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IRF Research Shows Uptick in Travel Budgets
By Deborah L. Vence
It looks like incentive travel budgets are growing, according to the annual incentive travel survey released earlier this year by the Incentive Research Foundation (IRF).
The survey showed that budgets for incentive travel spending are climbing toward pre-recession levels.
"Our data over multiple years shows that incentive travel has a very elastic response to the economy. As the economy gets stronger, so do budgets for incentive travel. We see virtually the same number of people who say the economy is having a positive impact also say they are increasing their budgets," said Melissa Van Dyke, president of the IRF, McLean, Va.
Back in early 2008, the survey indicated that the average per-person spending on incentive travel programs was at $3,659, but it was downhill from that point. For seven years, spending took a steady dive, hitting a low of $2,397 in 2014. Finally, last year, things started to change in a positive direction, according to the report.
When asked about 2016 incentive budgets, overall, most planners indicated that budgets are stable or have grown over 2015. However, that's not quite the same response as last year when nearly 54 percent saw increases (and half those increases were more than 10 percent). For 2016, planners whose budgets are up (about 38 percent of respondents) are typically working with modest—and more sustainable—increases.
Other survey data revealed that only one in five planners said they add room nights when the budget goes up, but more than half will cut room nights when the budget goes down.
The following list includes some of the respondents' cost-cutting strategies. They include: shorten the trip (55 percent); cut the on-site gift budget (36 percent); avoid five-star properties (36 percent); eliminate spouse/guest attendees (36 percent); book shoulder or off-season (32 percent); cut sponsored activities (spa, golf, tours, etc.) 32 percent; cut the F&B budget—without cutting meal functions (32 percent); invite fewer management attendees (32 percent); have fewer qualifiers attend (27 percent); move from a long-haul to a short-haul destination (23 percent).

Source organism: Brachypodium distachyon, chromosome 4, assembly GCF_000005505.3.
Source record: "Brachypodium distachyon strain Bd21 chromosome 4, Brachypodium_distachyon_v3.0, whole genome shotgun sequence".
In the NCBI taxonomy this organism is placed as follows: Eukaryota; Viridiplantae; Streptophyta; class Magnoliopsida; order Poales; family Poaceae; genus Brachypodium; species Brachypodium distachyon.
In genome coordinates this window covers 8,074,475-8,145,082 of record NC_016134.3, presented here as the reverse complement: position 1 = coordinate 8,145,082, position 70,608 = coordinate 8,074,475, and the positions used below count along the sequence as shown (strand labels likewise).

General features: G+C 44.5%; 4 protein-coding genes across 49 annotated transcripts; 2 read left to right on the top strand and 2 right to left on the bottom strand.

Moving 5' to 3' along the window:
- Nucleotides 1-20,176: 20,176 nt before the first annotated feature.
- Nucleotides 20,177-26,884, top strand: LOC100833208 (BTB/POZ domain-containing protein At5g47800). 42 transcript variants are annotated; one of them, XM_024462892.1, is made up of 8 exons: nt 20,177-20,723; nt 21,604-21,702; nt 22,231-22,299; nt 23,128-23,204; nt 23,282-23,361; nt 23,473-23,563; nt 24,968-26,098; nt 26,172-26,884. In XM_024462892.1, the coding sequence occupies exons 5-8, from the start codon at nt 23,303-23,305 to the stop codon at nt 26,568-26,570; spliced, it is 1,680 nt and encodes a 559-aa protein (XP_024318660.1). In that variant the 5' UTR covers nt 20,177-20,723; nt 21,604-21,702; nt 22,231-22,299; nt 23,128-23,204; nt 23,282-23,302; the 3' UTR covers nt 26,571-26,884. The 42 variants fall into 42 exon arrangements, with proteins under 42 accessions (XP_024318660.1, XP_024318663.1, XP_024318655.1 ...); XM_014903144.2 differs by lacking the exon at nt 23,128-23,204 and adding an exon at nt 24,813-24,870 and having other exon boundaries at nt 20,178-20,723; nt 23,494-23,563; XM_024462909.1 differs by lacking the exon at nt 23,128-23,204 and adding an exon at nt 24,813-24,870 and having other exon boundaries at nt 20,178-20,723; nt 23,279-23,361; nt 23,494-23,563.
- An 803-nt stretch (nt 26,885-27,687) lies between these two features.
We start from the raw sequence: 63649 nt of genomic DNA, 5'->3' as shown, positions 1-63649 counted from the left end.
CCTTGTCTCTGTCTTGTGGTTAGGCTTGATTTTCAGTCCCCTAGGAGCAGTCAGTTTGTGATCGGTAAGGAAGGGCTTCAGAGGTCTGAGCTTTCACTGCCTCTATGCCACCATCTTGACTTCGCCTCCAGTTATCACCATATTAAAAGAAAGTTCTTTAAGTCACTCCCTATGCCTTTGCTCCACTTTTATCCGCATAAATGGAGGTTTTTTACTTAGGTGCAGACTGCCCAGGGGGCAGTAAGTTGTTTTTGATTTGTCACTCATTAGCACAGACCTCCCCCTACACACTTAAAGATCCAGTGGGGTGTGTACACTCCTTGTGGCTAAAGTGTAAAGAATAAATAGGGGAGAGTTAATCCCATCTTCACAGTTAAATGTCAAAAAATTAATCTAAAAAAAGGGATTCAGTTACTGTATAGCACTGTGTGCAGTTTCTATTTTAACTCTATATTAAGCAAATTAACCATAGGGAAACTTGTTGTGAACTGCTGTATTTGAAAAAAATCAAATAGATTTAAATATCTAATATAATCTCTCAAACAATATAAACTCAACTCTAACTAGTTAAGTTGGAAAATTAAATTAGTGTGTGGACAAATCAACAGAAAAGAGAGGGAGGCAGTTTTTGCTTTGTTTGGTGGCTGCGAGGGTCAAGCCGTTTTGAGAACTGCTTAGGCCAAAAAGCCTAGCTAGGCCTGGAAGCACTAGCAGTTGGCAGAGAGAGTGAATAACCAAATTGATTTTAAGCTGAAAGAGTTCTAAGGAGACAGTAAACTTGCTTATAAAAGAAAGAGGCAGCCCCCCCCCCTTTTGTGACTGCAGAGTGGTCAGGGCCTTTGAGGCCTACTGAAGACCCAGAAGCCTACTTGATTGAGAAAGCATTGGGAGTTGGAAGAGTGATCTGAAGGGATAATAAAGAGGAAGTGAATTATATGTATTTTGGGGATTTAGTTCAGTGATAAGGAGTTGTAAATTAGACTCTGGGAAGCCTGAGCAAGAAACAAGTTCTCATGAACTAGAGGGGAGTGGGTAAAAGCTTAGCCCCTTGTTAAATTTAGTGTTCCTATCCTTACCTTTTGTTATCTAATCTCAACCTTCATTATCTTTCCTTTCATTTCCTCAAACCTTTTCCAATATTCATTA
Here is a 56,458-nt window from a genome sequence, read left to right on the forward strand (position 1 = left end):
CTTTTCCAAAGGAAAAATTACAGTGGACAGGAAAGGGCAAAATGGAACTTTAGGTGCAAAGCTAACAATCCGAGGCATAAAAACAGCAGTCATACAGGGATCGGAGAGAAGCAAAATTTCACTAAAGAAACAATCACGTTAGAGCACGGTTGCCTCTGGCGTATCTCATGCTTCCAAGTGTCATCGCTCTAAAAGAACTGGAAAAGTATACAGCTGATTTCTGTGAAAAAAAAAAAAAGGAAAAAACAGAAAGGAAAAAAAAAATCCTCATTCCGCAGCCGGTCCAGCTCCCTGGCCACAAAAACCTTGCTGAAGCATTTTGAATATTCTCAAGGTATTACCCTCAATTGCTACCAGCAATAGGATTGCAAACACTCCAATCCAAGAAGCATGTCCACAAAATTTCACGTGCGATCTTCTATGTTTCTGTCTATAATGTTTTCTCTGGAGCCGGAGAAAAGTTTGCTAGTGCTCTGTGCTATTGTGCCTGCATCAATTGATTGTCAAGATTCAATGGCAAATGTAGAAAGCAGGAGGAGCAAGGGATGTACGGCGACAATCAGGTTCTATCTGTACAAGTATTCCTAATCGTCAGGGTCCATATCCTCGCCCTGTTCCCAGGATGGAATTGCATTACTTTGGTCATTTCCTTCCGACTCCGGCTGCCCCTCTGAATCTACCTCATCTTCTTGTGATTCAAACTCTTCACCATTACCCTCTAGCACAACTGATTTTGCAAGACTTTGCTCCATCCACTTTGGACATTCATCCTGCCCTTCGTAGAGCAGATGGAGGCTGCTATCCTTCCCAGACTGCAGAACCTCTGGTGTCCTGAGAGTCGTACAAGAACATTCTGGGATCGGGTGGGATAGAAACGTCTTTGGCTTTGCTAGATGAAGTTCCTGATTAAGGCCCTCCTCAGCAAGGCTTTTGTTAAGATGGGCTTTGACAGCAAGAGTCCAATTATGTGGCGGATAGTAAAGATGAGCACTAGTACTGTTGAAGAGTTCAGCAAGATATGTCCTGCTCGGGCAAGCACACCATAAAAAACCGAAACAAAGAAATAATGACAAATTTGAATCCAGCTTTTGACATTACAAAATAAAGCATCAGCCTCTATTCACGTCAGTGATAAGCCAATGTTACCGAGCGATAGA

To boot, the survey showed that third parties plan cruise incentives more than others. Cruising remains a notable option for incentive travel programs. Overall, almost half of survey respondents hold cruise incentives.
What's more, one in four incentives include a corporate social responsibility (CSR) activity. In fact, about one-quarter of respondents said they offer CSR events as part of their incentive trips.
The survey also revealed that the most common reaction when faced with a shrinking incentive travel budget is to shorten the length of the trip. But, when budgets rise there are seven strategies more common than adding more room nights. They are, in order:
- Adding "wow" elements.
- Choosing a more luxe property.
- Increasing the food and beverage budget.
- Accepting more qualifiers.
- Adding more off-site events.
- Developing an app.
- Including an on-site merchandise experience.
When it comes to destinations, two locations—Africa and Asia—are seeing a pop in incentive travel programs compared to last year, but home-grown destinations remain the most common choices, and will be used by almost eight out of 10 incentive planners this year, according to the survey. Meanwhile, emerging Latin America destinations are a priority, too. And, Cuba leads the list of emerging destinations that have respondents' attention. (It's moved up from third place on last year's list.)
In terms of where companies will take the incentives in 2016, the survey revealed the following: U.S. (78.6 percent); Caribbean (47.8 percent); Mexico (47.3 percent); Europe (40.7 percent); Canada (25.3 percent); Asia (19.8 percent); Central America (16.5 percent); South America (13.7 percent); Africa (11.5 percent); and the Middle East (6.6 percent).
And, as far as what is expected in 2017 and beyond for incentive travel, Van Dyke said: "Unique, authentic experiences will continue to draw the attention of planners. Longer haul trips will continue to grow. Demand will continue to outstrip supply at the best incentive travel destinations and properties, making early booking a requirement."